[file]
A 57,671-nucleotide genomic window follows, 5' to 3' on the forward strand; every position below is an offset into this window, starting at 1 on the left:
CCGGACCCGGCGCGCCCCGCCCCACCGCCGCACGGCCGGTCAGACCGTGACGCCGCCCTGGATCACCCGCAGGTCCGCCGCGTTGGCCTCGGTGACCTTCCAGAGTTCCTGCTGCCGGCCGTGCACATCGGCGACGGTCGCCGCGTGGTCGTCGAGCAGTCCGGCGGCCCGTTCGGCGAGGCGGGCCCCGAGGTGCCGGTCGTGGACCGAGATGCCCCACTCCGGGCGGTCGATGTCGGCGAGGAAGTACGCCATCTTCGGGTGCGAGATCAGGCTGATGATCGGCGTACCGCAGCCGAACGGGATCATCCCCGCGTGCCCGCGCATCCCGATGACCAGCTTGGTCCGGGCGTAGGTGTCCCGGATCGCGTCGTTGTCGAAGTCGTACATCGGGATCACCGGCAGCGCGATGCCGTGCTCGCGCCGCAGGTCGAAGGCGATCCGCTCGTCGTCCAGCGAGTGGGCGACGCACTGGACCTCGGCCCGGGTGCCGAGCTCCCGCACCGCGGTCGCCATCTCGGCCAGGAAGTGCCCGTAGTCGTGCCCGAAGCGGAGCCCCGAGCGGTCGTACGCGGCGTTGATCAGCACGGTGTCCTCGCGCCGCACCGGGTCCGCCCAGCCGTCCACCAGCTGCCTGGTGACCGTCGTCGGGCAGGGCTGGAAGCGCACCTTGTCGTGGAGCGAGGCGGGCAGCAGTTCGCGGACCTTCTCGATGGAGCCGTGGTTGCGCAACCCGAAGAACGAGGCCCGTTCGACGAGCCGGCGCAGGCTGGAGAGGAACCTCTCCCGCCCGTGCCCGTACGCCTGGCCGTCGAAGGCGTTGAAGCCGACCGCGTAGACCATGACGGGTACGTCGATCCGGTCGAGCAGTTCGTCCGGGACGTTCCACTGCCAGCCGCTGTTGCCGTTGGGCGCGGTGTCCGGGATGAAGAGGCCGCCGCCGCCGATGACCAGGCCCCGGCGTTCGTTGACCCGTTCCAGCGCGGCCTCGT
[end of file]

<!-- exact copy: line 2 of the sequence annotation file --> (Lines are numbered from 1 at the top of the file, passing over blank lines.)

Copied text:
CCGGACCCGGCGCGCCCCGCCCCACCGCCGCACGGCCGGTCAGACCGTGACGCCGCCCTGGATCACCCGCAGGTCCGCCGCGTTGGCCTCGGTGACCTTCCAGAGTTCCTGCTGCCGGCCGTGCACATCGGCGACGGTCGCCGCGTGGTCGTCGAGCAGTCCGGCGGCCCGTTCGGCGAGGCGGGCCCCGAGGTGCCGGTCGTGGACCGAGATGCCCCACTCCGGGCGGTCGATGTCGGCGAGGAAGTACGCCATCTTCGGGTGCGAGATCAGGCTGATGATCGGCGTACCGCAGCCGAACGGGATCATCCCCGCGTGCCCGCGCATCCCGATGACCAGCTTGGTCCGGGCGTAGGTGTCCCGGATCGCGTCGTTGTCGAAGTCGTACATCGGGATCACCGGCAGCGCGATGCCGTGCTCGCGCCGCAGGTCGAAGGCGATCCGCTCGTCGTCCAGCGAGTGGGCGACGCACTGGACCTCGGCCCGGGTGCCGAGCTCCCGCACCGCGGTCGCCATCTCGGCCAGGAAGTGCCCGTAGTCGTGCCCGAAGCGGAGCCCCGAGCGGTCGTACGCGGCGTTGATCAGCACGGTGTCCTCGCGCCGCACCGGGTCCGCCCAGCCGTCCACCAGCTGCCTGGTGACCGTCGTCGGGCAGGGCTGGAAGCGCACCTTGTCGTGGAGCGAGGCGGGCAGCAGTTCGCGGACCTTCTCGATGGAGCCGTGGTTGCGCAACCCGAAGAACGAGGCCCGTTCGACGAGCCGGCGCAGGCTGGAGAGGAACCTCTCCCGCCCGTGCCCGTACGCCTGGCCGTCGAAGGCGTTGAAGCCGACCGCGTAGACCATGACGGGTACGTCGATCCGGTCGAGCAGTTCGTCCGGGACGTTCCACTGCCAGCCGCTGTTGCCGTTGGGCGCGGTGTCCGGGATGAAGAGGCCGCCGCCGCCGATGACCAGGCCCCGGCGTTCGTTGACCCGTTCCAGCGCGGCCTCGT